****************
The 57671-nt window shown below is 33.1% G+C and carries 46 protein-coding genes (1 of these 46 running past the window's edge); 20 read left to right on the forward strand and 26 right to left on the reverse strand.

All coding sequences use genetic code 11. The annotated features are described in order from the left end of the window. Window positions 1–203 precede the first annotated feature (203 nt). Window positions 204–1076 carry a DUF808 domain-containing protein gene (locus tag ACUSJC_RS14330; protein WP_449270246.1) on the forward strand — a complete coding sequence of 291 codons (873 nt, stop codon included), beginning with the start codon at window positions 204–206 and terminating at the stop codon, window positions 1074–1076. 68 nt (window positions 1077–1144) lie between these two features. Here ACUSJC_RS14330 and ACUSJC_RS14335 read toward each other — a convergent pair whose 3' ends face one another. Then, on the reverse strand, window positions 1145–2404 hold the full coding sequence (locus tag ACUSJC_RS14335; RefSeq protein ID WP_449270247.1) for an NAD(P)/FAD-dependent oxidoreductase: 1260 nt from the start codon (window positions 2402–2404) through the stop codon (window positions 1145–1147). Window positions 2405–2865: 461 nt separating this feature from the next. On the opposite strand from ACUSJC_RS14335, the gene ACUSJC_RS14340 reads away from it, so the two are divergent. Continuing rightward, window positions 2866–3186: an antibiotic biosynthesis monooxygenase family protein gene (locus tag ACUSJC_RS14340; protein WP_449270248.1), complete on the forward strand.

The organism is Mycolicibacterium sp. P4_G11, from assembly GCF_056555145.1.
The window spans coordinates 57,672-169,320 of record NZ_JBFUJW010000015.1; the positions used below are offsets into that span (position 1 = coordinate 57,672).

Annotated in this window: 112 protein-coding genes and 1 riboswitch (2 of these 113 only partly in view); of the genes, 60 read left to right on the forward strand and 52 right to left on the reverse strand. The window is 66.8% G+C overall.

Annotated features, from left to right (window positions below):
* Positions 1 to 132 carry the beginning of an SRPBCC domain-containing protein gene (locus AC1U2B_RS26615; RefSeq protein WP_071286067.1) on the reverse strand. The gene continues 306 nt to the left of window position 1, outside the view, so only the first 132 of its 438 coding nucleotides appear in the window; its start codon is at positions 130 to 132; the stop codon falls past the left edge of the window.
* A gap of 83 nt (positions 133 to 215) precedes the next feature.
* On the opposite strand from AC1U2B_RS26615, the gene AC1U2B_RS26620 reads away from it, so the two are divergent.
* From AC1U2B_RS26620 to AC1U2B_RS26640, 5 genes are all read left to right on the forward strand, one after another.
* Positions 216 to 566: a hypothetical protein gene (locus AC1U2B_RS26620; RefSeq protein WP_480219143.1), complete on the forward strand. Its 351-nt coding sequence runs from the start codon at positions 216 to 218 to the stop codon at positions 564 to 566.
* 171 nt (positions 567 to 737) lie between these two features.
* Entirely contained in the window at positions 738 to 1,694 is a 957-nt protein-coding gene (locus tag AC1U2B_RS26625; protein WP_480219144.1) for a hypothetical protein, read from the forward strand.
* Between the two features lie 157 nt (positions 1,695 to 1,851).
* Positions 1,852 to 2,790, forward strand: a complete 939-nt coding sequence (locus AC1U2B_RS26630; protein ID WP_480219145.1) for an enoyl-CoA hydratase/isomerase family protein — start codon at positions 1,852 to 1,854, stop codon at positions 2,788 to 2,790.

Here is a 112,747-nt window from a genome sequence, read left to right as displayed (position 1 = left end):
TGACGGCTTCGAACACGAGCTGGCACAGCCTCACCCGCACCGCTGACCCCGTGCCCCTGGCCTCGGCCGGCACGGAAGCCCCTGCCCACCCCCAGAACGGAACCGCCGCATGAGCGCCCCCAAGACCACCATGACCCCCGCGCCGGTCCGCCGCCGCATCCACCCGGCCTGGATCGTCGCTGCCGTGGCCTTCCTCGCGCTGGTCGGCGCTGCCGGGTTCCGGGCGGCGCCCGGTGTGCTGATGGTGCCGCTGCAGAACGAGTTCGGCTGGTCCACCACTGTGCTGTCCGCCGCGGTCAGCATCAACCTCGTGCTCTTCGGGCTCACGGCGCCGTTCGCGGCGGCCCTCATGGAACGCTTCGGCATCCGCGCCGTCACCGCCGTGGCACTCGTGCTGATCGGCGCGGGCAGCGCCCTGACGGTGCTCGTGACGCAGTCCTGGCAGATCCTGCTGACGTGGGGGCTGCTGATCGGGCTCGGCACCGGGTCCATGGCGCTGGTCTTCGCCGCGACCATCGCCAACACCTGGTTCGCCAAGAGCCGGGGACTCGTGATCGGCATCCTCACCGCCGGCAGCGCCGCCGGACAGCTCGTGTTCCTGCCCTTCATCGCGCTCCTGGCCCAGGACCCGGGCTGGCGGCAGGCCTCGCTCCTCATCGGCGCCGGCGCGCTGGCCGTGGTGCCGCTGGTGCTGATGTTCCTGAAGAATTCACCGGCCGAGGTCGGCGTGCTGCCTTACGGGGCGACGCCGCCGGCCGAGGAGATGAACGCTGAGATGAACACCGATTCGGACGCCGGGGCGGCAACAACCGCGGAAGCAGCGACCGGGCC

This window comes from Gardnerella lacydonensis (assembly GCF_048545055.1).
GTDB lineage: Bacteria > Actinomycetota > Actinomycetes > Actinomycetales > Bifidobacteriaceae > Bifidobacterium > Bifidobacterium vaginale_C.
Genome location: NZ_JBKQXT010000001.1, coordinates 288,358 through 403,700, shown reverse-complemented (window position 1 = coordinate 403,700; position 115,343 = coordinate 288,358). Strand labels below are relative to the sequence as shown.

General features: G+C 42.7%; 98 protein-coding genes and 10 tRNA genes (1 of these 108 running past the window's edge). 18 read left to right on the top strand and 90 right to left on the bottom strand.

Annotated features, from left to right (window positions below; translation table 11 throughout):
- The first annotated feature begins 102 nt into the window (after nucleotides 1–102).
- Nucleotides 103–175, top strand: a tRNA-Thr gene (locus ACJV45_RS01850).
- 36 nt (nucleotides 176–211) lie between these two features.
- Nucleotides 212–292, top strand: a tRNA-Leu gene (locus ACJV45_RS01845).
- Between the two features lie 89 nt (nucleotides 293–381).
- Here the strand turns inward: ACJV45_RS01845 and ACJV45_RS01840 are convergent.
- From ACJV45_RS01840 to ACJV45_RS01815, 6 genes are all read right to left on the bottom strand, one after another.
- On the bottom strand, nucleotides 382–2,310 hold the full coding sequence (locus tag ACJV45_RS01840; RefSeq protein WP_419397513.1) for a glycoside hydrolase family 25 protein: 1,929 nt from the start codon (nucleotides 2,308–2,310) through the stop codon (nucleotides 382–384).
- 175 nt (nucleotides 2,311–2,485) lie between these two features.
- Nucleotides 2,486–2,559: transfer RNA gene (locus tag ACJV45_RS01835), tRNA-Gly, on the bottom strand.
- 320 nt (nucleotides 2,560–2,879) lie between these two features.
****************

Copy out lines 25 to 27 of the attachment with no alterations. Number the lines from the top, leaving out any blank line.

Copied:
- 36 nt (nucleotides 176–211) lie between these two features.
- Nucleotides 212–292, top strand: a tRNA-Leu gene (locus ACJV45_RS01845).
- Between the two features lie 89 nt (nucleotides 293–381).